A man whose wife urgently needs medical treatment has objected on religious grounds to hospital staff giving her a transfusion of blood products.
The couple are both Jehovah's Witnesses and his 27-year-old wife was admitted to a Dublin hospital on Tuesday after suffering a ruptured ectopic pregnancy.
The man said she had signed a written instruction refusing such a treatment, even if her life was in danger.
However, Dublin's High Court has ruled the transfusion should go ahead.
The Irish state broadcaster, RTE, reported that the hospital sought the court order after a dispute arose between the medical staff and patient's husband over her instructions regarding her treatment.
The court was told the woman was admitted to hospital had suffered acute abdominal pain and later collapsed, having lost a significant amount of blood.
Eileen Barrington SC, for the hospital, said the woman had told doctors that she was refusing a transfusion of whole blood or red blood cells but would accept platelets or plasma.
Following her initial blood loss, she was treated with her own recycled blood, using a system known as "cell salvage".
The court was told the patient had since been sedated and was unable to express her wishes.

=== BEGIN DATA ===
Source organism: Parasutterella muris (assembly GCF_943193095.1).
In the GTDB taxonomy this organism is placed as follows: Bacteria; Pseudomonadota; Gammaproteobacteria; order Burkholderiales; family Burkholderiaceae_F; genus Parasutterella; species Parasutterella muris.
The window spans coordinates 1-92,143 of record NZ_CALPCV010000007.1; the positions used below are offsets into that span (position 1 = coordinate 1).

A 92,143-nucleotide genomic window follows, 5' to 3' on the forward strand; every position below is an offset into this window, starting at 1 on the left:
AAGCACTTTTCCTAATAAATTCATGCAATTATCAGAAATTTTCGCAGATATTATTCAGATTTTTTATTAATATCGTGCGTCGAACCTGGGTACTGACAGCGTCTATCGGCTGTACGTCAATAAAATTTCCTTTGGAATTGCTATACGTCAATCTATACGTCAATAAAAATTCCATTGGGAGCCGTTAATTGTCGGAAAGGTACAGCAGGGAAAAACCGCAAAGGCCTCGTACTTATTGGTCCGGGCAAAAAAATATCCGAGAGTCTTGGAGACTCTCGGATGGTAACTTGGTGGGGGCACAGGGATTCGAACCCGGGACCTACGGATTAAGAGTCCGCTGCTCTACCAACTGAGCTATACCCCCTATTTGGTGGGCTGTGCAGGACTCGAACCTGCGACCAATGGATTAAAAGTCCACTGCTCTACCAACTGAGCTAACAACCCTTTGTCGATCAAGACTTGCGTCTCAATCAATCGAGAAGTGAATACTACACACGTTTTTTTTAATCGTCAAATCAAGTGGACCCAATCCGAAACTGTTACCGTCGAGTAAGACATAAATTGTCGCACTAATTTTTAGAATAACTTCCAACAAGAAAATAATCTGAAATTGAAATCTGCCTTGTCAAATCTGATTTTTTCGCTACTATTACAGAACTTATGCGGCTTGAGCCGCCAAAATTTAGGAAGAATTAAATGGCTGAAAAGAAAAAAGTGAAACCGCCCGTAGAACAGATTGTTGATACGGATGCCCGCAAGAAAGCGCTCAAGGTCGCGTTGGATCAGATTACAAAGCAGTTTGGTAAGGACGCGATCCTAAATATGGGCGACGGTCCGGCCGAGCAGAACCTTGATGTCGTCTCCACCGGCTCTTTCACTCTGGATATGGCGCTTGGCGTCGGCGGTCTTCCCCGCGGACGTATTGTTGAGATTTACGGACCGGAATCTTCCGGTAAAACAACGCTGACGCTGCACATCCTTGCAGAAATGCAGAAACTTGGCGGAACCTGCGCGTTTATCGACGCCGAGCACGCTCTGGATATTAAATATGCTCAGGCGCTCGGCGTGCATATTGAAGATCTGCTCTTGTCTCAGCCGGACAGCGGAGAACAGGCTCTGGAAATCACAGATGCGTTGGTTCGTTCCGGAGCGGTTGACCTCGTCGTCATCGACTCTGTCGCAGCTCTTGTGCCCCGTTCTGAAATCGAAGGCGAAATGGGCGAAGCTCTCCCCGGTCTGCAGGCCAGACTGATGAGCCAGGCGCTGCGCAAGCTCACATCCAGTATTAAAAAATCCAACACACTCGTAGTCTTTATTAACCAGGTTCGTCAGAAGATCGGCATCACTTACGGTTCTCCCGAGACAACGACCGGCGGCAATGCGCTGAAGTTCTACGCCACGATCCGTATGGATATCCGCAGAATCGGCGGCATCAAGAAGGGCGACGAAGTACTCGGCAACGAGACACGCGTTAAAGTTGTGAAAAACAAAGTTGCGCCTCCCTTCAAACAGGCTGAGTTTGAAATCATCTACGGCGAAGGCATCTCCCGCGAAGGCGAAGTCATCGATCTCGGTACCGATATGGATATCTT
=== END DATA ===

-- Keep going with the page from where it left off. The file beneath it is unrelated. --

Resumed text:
Lawyers for the hospital said she would remain in that state until a certain procedure was carried out to prevent serious infection, but which could involve further bleeding and the need for a transfusion.
The hospital wanted an order permitting it to make the appropriate transfusion for the procedure because, without that option, doctors had said there was a risk of death or serious lifelong disability.
Her emotional husband told the court his wife had signed a document used by Jehovah's Witnesses, known as the Advanced Care Directive, declaring she would never accept platelets or plasma, even if not having the treatment would result in her death.
He said he believed, because his wife was in such terrible pain, it was really hard for her to reason but it was one of their core beliefs not to accept primary blood components of red or white blood cells or plasma and platelets.
However, he said that she would accept "minor fractions" of blood.
The man said he knew his wife of eight years well and she had filled in three Advanced Care Directives over a number of years stating her beliefs, signing the most recent in August 2012.
"At a time when she cannot make up her mind, that is what it [the directive] is there for," he said.
But Ms Barrington said the hospital was contending that the wishes expressed by the woman to doctors on Tuesday evening should supersede the wishes expressed in the directive.
Granting an order allowing the hospital administer non-red blood transfusions, the judge said it seemed to him, from evidence given to the court by doctors, the woman had the capacity the amend the her directive when she told medical staff on Tuesday that she would accept plasma or platelets.